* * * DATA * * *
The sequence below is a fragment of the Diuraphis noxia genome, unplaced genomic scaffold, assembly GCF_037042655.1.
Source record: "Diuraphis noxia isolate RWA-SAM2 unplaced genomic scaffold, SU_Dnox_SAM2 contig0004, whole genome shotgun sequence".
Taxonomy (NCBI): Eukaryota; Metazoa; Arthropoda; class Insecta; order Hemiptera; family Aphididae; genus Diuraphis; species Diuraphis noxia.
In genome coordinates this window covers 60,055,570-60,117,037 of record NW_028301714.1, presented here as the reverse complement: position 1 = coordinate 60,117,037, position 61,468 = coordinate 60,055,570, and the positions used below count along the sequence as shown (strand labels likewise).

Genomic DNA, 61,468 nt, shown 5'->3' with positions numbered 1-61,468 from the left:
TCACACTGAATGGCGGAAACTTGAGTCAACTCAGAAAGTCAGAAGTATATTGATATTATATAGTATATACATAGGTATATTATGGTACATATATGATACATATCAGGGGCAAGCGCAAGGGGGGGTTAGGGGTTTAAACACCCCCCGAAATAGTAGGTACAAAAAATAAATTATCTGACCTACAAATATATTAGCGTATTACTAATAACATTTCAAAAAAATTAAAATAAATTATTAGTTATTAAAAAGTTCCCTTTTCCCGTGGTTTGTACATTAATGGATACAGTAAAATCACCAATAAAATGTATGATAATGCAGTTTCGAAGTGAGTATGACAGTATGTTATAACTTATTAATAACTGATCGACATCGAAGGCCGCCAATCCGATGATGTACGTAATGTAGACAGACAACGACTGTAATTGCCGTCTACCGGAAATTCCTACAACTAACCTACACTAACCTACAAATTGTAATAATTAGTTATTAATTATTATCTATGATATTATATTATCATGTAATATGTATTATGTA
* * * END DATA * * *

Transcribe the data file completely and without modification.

The sequence below is a fragment of the Diuraphis noxia genome, unplaced genomic scaffold, assembly GCF_037042655.1.
Source record: "Diuraphis noxia isolate RWA-SAM2 unplaced genomic scaffold, SU_Dnox_SAM2 contig0004, whole genome shotgun sequence".
Taxonomy (NCBI): Eukaryota; Metazoa; Arthropoda; class Insecta; order Hemiptera; family Aphididae; genus Diuraphis; species Diuraphis noxia.
In genome coordinates this window covers 60,055,570-60,117,037 of record NW_028301714.1, presented here as the reverse complement: position 1 = coordinate 60,117,037, position 61,468 = coordinate 60,055,570, and the positions used below count along the sequence as shown (strand labels likewise).

Genomic DNA, 61,468 nt, shown 5'->3' with positions numbered 1-61,468 from the left:
TCACACTGAATGGCGGAAACTTGAGTCAACTCAGAAAGTCAGAAGTATATTGATATTATATAGTATATACATAGGTATATTATGGTACATATATGATACATATCAGGGGCAAGCGCAAGGGGGGGTTAGGGGTTTAAACACCCCCCGAAATAGTAGGTACAAAAAATAAATTATCTGACCTACAAATATATTAGCGTATTACTAATAACATTTCAAAAAAATTAAAATAAATTATTAGTTATTAAAAAGTTCCCTTTTCCCGTGGTTTGTACATTAATGGATACAGTAAAATCACCAATAAAATGTATGATAATGCAGTTTCGAAGTGAGTATGACAGTATGTTATAACTTATTAATAACTGATCGACATCGAAGGCCGCCAATCCGATGATGTACGTAATGTAGACAGACAACGACTGTAATTGCCGTCTACCGGAAATTCCTACAACTAACCTACACTAACCTACAAATTGTAATAATTAGTTATTAATTATTATCTATGATATTATATTATCATGTAATATGTATTATGTA